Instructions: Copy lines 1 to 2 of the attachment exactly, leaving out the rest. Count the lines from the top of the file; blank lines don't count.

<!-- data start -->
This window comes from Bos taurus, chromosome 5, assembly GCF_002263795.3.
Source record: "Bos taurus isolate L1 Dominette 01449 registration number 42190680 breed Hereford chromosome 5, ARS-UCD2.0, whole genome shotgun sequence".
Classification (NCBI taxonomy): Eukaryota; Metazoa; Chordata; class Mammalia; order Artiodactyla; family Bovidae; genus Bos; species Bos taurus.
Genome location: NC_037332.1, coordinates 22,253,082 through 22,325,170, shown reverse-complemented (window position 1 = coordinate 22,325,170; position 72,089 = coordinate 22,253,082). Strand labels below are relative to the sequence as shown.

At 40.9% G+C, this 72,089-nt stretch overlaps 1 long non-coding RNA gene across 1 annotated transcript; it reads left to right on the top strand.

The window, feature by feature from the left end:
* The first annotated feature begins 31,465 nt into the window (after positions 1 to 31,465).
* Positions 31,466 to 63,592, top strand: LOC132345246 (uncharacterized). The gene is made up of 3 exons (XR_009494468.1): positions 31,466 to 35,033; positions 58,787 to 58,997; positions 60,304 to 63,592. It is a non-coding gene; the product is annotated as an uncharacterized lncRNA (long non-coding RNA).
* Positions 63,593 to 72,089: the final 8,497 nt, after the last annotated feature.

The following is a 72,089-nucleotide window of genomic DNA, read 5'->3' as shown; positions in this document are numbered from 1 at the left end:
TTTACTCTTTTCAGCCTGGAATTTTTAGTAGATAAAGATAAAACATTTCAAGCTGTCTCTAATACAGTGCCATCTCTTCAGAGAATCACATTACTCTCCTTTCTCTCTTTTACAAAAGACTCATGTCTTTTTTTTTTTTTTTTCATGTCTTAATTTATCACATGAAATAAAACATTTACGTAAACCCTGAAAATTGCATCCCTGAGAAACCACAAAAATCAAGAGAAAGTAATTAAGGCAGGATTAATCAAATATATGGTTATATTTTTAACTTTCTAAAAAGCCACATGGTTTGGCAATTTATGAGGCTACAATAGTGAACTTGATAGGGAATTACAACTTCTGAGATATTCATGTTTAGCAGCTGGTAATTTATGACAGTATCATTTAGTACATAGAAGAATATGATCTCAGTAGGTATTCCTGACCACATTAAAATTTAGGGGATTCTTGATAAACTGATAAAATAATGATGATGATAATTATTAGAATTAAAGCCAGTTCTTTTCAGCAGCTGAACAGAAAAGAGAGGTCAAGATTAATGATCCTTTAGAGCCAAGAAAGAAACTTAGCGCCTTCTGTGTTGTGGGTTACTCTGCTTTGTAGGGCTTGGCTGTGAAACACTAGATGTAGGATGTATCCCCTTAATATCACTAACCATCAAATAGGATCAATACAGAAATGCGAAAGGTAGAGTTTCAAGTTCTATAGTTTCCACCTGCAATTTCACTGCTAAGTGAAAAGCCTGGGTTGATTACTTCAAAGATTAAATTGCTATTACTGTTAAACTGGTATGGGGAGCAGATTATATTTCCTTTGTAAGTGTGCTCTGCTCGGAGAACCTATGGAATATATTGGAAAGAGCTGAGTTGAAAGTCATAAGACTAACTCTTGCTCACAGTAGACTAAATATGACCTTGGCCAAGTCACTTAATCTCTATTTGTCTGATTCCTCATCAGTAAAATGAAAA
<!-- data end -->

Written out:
This window comes from Bos taurus, chromosome 5, assembly GCF_002263795.3.
Source record: "Bos taurus isolate L1 Dominette 01449 registration number 42190680 breed Hereford chromosome 5, ARS-UCD2.0, whole genome shotgun sequence".